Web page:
For small, straightforward datasets, you can do data cleaning in a spreadsheet: ensure that numbers and dates are formatted as their appropriate data type, and use filters to help you standardise any recurring text. Excel even has a Query Editor tool that makes a lot of this work even easier.
The larger a dataset, the harder it is to work with it in a spreadsheet. Free tools like OpenRefine offer a relatively friendly way to clean up large amounts of data, while programming languages like R and Python have functions and libraries that can help with the tidying process.
The way your data is laid out has an impact on how you can analyse it.
Data is conventionally displayed as a two-dimensional table (rows and columns). Generally this will be laid out as a relationship between a case (a 'tuple') in each row, and its corresponding attributes (each with their own data type) in columns. Take this example of list structured data from a student fundraiser:
|1||Student ID||Foreame||Surname||Year||College||Bean bath||10k run||Parachute jump||Tandem joust|
Sometimes a single 'flat file' table of rows and columns is not enough. For instance:
You need to work with information about people and the research projects they are involved in. There will be several fields of data about the people, but also several about the projects.
It would be impossible to design one table that is suitable to hold all the data about people and projects, so in this case we create separate tables – one for people and one for projects – and find ways to express the connections between them.
In this example, one person can be involved in many projects, and one project can involve many people. This is a clear indication that the data is relational, and any attempt to work with it using a simple table will entail compromises.
This approach marks out the fundamental difference between a spreadsheet and a relational database.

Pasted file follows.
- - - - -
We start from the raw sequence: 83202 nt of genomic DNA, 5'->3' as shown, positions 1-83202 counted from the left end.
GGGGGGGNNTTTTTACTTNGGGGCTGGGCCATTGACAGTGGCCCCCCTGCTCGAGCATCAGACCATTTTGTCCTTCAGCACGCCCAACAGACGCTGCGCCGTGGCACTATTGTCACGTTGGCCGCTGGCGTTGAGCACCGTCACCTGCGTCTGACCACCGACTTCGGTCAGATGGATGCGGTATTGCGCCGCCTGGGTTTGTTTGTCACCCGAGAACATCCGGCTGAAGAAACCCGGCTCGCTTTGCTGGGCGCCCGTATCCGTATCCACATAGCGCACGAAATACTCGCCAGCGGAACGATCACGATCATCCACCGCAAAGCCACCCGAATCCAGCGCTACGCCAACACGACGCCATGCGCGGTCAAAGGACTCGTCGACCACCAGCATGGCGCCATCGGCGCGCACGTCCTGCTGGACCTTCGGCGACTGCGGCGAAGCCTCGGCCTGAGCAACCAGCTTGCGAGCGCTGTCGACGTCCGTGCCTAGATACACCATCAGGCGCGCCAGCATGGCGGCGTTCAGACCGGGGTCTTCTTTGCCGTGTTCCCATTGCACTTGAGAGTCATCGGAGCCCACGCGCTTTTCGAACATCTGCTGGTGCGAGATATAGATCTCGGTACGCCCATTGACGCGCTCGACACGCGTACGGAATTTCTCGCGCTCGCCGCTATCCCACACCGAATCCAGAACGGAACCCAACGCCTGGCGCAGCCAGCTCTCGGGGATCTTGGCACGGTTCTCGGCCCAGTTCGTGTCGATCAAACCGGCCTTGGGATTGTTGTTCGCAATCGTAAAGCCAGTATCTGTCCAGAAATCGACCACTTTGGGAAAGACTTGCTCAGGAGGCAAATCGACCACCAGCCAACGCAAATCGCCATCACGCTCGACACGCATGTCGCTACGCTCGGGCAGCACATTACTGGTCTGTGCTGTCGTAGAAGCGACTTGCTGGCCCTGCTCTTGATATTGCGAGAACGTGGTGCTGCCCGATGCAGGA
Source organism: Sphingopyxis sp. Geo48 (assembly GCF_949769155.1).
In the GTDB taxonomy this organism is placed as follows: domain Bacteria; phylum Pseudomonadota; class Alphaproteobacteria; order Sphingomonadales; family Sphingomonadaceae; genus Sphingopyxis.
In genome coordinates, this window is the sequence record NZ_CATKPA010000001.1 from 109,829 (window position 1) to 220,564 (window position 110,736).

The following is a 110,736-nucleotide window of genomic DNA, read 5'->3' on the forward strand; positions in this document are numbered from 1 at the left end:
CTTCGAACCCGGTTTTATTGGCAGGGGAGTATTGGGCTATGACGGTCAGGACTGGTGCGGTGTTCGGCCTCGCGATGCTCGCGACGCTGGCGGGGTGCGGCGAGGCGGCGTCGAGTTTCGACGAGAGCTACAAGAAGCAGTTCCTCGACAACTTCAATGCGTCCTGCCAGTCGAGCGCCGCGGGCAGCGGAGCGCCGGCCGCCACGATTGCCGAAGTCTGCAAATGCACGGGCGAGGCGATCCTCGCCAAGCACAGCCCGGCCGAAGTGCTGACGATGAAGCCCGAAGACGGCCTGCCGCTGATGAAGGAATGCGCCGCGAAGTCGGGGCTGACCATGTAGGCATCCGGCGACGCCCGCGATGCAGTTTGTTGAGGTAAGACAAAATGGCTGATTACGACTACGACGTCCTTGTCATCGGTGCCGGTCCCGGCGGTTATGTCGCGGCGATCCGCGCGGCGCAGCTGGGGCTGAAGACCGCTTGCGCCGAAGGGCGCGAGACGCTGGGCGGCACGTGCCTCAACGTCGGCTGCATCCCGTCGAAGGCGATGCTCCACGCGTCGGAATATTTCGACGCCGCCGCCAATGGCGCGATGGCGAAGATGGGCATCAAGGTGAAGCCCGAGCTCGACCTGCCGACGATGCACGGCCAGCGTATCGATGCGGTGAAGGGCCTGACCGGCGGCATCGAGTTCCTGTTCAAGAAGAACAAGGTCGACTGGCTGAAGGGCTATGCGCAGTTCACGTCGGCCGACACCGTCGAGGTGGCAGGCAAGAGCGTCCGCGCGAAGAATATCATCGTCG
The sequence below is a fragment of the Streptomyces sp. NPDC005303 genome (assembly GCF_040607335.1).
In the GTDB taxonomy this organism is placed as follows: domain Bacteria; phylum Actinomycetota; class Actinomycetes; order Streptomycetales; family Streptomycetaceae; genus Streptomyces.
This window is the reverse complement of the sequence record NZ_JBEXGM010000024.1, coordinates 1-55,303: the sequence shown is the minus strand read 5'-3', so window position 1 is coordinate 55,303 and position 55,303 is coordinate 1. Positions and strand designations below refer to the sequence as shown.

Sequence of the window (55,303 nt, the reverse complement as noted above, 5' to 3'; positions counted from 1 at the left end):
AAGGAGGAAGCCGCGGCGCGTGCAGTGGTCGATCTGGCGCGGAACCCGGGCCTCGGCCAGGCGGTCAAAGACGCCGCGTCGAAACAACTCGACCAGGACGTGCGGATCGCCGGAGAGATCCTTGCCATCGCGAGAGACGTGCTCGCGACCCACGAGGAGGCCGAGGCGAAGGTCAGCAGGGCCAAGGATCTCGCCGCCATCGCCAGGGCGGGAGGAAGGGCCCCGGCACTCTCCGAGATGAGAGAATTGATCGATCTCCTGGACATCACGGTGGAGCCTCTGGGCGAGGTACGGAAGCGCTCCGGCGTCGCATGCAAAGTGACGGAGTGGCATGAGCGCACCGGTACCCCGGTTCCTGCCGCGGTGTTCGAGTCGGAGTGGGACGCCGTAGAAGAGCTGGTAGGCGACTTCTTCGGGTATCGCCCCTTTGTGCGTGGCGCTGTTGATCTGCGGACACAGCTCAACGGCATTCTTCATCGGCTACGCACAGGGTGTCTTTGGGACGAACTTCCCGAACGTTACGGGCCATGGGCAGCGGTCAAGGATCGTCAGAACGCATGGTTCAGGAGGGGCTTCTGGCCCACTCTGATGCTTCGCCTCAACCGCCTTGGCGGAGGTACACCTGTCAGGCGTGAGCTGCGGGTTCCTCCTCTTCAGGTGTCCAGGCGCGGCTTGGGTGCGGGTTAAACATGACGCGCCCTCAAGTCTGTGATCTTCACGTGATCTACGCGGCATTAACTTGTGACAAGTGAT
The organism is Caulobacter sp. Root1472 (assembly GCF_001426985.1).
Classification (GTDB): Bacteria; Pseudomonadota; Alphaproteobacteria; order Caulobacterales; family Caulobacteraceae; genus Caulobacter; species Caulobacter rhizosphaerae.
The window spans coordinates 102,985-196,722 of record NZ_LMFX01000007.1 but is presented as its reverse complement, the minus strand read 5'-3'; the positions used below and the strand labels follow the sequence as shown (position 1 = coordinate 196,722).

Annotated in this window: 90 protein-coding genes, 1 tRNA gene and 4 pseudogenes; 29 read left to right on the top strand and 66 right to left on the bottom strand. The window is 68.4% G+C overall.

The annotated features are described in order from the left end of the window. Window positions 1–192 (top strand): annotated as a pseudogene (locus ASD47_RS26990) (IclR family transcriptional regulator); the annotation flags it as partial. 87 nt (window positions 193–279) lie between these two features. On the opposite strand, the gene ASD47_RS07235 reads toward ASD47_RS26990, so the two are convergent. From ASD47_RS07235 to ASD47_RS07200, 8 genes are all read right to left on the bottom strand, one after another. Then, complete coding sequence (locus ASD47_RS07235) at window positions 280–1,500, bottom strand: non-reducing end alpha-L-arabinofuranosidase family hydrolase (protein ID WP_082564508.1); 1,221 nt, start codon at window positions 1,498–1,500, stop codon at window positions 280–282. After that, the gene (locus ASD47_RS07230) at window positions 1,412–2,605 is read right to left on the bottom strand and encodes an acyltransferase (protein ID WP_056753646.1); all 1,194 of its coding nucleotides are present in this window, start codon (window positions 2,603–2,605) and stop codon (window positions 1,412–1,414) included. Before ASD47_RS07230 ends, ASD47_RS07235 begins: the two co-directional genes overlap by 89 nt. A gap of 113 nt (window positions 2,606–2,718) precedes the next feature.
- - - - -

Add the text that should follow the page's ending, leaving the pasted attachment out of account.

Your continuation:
Even the fundraising example in the table above may be better thought of as multiple tables: one table could index the students alongside their forenames, surnames, year, and college; a second table could list all the bean bathers (by Student ID) and the corresponding amount raised; a third could list the 10k runners, etc.
Depending on the analysis you need to do, it may be necessary to restructure your data. One common approach is to reorganise your data into what we might call a 'pivotable' format.
In our student fundraiser example, we have multiple columns all sharing the same attribute: amount raised. We might therefore look to move all these values into a single column:
This table looks unusual when we're used to seeing one row per student. Now it's effectively one row per fundraising performance (we might even imagine a unique ID ascribed to each activity a student performs). But it means that all the fundraising amounts are now in the same column (G): we can get a total for that column very easily, and can even filter based on the activity, the student, or any other field. If we're using a spreadsheet, we can use this data in a pivot table, and if we're looking to make a visualisation, this is also the ideal format for a lot of visualisation tools.
Restructuring data is not always straightforward. But some of the data wrangling tools below may help you. We've also got some guidance on using spreadsheets to unpivot 'pivoted' data.